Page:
Biden signals sharp shift from Trump with Cabinet picks

  • In this 2014 file photo, Assistant Secretary of State for African Affairs Linda Thomas-Greenfield, right, testifies during a Senate Foreign Relations Committee hearing on Capitol Hill in Washington. President-elect Joe Biden is expected to tap Thomas-Greenfield as the U.S. ambassador to the United Nations. (AP Photo/Pablo Martinez Monsivais, File)

WASHINGTON — President-elect Joe Biden on Monday tapped Obama-era officials for top national security and economic roles, signaling a stark shift from the Trump administration’s “America First” policies that disparaged international alliances and favored deregulation and tax cuts.

The picks include former Secretary of State John Kerry to take the lead on combating climate change. Biden is also expected to choose Janet Yellen, who was nominated by former President Barack Obama to lead the Federal Reserve, as the first woman to become treasury secretary.

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Biden’s emerging Cabinet marks a return to a more traditional approach to governing, relying on veteran policymakers with deep expertise and strong relationships in Washington and global capitals. And with a roster that includes multiple women and people of color — some of whom are breaking historic barriers in their posts — Biden is fulfilling his campaign promise to lead a team that reflects the diversity of America.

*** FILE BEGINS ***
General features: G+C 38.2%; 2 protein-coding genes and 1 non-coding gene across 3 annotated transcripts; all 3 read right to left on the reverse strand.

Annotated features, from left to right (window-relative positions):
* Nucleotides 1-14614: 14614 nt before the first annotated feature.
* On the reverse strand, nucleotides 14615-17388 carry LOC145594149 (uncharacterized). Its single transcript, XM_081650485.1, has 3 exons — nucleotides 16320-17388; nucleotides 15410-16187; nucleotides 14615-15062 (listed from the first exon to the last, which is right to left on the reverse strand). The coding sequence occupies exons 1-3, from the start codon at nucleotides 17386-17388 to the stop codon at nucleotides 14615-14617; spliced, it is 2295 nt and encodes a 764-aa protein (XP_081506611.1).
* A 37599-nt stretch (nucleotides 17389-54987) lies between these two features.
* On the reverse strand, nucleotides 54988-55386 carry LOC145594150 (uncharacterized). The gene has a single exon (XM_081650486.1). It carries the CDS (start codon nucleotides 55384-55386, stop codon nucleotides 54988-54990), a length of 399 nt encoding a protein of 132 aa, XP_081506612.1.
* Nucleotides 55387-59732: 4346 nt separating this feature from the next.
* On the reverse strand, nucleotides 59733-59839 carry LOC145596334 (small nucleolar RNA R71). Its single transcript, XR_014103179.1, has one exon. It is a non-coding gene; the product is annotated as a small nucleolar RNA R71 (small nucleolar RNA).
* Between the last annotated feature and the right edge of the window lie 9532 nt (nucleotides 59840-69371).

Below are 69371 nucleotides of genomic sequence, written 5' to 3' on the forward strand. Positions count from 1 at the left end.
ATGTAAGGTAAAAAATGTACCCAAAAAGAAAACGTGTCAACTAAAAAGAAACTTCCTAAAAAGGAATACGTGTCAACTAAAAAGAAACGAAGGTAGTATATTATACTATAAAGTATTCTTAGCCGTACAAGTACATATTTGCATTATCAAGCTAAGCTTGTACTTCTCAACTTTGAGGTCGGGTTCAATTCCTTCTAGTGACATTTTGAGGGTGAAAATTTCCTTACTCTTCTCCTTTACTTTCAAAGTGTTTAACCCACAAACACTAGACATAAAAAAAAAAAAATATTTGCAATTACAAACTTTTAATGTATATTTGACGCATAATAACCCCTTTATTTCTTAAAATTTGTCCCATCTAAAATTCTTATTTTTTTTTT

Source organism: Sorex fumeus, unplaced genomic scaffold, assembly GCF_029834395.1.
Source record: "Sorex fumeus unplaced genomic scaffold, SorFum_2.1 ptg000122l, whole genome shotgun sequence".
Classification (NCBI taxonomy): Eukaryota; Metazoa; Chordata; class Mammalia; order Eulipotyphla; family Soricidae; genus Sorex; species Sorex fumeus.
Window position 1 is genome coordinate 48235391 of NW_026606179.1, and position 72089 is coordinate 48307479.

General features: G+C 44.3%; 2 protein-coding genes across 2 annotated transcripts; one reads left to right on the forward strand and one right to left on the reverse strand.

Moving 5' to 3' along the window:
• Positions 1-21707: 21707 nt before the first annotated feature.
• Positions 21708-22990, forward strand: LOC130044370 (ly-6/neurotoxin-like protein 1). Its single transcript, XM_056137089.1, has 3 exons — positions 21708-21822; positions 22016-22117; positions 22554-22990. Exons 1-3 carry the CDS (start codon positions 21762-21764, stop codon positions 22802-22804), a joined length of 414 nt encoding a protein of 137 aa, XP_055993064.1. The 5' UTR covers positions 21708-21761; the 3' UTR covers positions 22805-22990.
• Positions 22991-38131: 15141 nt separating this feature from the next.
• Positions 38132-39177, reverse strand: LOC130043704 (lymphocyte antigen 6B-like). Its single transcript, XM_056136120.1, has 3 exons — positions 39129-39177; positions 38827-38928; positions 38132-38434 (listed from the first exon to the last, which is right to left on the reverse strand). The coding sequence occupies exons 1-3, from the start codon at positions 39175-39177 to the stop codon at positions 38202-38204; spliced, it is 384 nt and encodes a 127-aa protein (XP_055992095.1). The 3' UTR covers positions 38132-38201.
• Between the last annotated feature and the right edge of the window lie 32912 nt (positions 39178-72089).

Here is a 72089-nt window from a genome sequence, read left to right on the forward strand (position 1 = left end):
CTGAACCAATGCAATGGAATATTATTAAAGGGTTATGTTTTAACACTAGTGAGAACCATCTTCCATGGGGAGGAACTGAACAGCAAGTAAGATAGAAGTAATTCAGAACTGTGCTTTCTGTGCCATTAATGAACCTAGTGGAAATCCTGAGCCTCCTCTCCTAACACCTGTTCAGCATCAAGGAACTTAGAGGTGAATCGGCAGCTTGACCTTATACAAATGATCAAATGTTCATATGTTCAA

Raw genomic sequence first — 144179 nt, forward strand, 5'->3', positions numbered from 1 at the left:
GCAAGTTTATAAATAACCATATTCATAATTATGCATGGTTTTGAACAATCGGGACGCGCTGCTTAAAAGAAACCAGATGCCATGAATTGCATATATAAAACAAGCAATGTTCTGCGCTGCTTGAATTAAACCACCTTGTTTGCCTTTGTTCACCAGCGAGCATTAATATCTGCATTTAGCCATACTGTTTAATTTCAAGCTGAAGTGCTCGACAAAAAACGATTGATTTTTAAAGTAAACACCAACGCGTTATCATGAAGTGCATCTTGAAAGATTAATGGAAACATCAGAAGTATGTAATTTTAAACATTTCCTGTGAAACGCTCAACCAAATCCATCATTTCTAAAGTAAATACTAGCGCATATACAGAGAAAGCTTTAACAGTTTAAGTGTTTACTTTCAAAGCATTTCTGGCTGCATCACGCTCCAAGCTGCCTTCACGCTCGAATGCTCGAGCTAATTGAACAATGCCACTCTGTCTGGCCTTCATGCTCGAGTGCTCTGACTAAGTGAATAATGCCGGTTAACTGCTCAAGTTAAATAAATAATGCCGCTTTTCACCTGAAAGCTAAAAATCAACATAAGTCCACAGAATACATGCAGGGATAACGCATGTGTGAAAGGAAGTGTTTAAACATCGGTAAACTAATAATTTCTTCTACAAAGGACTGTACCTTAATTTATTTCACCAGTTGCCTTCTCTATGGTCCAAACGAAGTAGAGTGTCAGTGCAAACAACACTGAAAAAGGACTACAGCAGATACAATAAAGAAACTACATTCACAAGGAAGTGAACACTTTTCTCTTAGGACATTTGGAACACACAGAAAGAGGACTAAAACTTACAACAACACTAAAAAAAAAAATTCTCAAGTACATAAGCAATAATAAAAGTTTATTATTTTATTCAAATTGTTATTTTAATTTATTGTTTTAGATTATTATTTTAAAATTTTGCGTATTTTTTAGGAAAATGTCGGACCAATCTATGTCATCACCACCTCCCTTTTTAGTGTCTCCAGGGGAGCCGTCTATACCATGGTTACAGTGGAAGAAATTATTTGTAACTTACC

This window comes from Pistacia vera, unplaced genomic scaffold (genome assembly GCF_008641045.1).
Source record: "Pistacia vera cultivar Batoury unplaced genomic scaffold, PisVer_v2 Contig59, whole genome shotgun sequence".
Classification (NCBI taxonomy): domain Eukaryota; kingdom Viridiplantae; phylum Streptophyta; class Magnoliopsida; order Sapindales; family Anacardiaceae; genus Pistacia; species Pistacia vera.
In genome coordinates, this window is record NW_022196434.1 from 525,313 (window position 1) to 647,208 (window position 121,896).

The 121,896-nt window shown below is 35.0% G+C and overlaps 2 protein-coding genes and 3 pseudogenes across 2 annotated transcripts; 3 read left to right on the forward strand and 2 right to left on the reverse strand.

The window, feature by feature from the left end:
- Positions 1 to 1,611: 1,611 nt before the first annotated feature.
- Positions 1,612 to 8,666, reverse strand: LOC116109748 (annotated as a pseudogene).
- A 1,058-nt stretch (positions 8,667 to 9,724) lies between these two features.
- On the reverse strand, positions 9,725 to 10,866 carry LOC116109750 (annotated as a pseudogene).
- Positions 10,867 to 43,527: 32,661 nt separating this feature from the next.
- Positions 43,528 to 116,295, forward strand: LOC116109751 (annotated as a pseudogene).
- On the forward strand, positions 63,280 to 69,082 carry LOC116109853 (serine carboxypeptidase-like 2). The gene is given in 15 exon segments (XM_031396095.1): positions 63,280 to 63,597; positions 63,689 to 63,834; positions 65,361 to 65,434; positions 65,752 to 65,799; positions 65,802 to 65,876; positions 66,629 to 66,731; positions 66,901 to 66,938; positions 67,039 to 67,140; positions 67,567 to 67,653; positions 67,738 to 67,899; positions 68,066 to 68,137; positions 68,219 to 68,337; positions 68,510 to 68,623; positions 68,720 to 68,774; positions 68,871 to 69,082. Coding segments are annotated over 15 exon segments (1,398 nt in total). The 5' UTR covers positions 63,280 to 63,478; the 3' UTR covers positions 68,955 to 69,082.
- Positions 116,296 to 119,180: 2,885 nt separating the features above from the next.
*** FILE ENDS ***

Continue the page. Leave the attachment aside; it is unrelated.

The incoming president will nominate longtime adviser Antony Blinken to be secretary of state, lawyer Alejandro Mayorkas to be homeland security secretary and Linda Thomas-Greenfield to be ambassador to the United Nations. Avril Haines, a former deputy director of the CIA, will be nominated as director of national intelligence, the first woman to hold that post.

Thomas-Greenfield is Black, and Mayorkas is Cuban American.

They “are experienced, crisis-tested leaders who are ready to hit the ground running on day one,” the transition said in a statement. “These officials will start working immediately to rebuild our institutions, renew and reimagine American leadership to keep Americans safe at home and abroad, and address the defining challenges of our time — from infectious disease, to terrorism, nuclear proliferation, cyber threats, and climate change.”

In the weeks ahead, Biden could also name Michèle Flournoy as the first woman to lead the Defense Department. Pete Buttigieg, the former Indiana mayor and onetime presidential candidate, has also been mentioned as a contender for several Cabinet agencies.

In making the announcements on Monday, Biden moved forward with plans to fill out his administration even as President Donald Trump refuses to concede defeat in the Nov. 3 election, has pursued baseless legal challenges in several key states and has worked to stymie the transition process.

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Trump said Monday that he was directing his team to cooperate on the transition but vowed to keep up the fight. His comment came after the General Services Administration ascertained that Biden was the apparent winner of the election, clearing the way for the start of the transition from Trump’s administration and allowing Biden to coordinate with federal agencies on plans for taking over on Jan. 20.

The nominations were generally met with silence on Capitol Hill, where the Senate’s balance of power hinges on two runoff races that will be decided in January.

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